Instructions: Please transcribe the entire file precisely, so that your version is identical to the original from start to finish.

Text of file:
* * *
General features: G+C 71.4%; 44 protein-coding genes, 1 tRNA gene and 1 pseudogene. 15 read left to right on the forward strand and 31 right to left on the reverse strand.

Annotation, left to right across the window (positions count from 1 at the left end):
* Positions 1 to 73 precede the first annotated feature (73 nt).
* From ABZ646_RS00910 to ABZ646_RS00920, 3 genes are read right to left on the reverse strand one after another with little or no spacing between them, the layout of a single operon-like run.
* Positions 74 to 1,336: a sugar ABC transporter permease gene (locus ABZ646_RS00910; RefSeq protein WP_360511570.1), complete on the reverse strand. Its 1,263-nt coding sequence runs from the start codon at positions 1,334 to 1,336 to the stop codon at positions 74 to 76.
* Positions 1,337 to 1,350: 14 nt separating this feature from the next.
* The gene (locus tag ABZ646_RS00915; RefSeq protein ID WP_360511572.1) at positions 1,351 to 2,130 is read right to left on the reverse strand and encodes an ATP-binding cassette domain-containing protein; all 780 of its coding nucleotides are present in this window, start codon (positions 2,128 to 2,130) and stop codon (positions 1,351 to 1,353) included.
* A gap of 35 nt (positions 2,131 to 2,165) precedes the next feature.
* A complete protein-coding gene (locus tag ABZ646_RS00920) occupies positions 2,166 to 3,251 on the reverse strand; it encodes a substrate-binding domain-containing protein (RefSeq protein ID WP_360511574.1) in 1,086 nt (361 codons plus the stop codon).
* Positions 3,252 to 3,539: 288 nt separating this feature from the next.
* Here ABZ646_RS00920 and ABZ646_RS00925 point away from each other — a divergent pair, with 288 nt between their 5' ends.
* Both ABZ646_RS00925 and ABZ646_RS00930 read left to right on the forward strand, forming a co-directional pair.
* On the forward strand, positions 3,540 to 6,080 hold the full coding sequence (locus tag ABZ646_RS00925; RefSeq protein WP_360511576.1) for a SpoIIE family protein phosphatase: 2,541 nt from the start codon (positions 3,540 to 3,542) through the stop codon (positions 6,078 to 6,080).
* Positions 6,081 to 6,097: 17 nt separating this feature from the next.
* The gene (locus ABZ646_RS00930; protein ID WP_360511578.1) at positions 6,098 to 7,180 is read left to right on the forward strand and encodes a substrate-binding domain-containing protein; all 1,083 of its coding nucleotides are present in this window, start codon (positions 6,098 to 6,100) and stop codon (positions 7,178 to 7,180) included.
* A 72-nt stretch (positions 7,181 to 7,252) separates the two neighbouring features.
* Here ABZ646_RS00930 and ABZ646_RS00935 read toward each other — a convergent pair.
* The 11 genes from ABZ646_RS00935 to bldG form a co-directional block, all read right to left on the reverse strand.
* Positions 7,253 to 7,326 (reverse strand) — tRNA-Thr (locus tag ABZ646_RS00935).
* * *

General features: G+C 71.4%; 44 protein-coding genes, 1 tRNA gene and 1 pseudogene. 15 read left to right on the forward strand and 31 right to left on the reverse strand.

Annotation, left to right across the window (positions count from 1 at the left end):
* Positions 1 to 73 precede the first annotated feature (73 nt).
* From ABZ646_RS00910 to ABZ646_RS00920, 3 genes are read right to left on the reverse strand one after another with little or no spacing between them, the layout of a single operon-like run.
* Positions 74 to 1,336: a sugar ABC transporter permease gene (locus ABZ646_RS00910; RefSeq protein WP_360511570.1), complete on the reverse strand. Its 1,263-nt coding sequence runs from the start codon at positions 1,334 to 1,336 to the stop codon at positions 74 to 76.
* Positions 1,337 to 1,350: 14 nt separating this feature from the next.
* The gene (locus tag ABZ646_RS00915; RefSeq protein ID WP_360511572.1) at positions 1,351 to 2,130 is read right to left on the reverse strand and encodes an ATP-binding cassette domain-containing protein; all 780 of its coding nucleotides are present in this window, start codon (positions 2,128 to 2,130) and stop codon (positions 1,351 to 1,353) included.
* A gap of 35 nt (positions 2,131 to 2,165) precedes the next feature.
* A complete protein-coding gene (locus tag ABZ646_RS00920) occupies positions 2,166 to 3,251 on the reverse strand; it encodes a substrate-binding domain-containing protein (RefSeq protein ID WP_360511574.1) in 1,086 nt (361 codons plus the stop codon).
* Positions 3,252 to 3,539: 288 nt separating this feature from the next.
* Here ABZ646_RS00920 and ABZ646_RS00925 point away from each other — a divergent pair, with 288 nt between their 5' ends.
* Both ABZ646_RS00925 and ABZ646_RS00930 read left to right on the forward strand, forming a co-directional pair.
* On the forward strand, positions 3,540 to 6,080 hold the full coding sequence (locus tag ABZ646_RS00925; RefSeq protein WP_360511576.1) for a SpoIIE family protein phosphatase: 2,541 nt from the start codon (positions 3,540 to 3,542) through the stop codon (positions 6,078 to 6,080).
* Positions 6,081 to 6,097: 17 nt separating this feature from the next.
* The gene (locus ABZ646_RS00930; protein ID WP_360511578.1) at positions 6,098 to 7,180 is read left to right on the forward strand and encodes a substrate-binding domain-containing protein; all 1,083 of its coding nucleotides are present in this window, start codon (positions 6,098 to 6,100) and stop codon (positions 7,178 to 7,180) included.
* A 72-nt stretch (positions 7,181 to 7,252) separates the two neighbouring features.
* Here ABZ646_RS00930 and ABZ646_RS00935 read toward each other — a convergent pair.
* The 11 genes from ABZ646_RS00935 to bldG form a co-directional block, all read right to left on the reverse strand.
* Positions 7,253 to 7,326 (reverse strand) — tRNA-Thr (locus tag ABZ646_RS00935).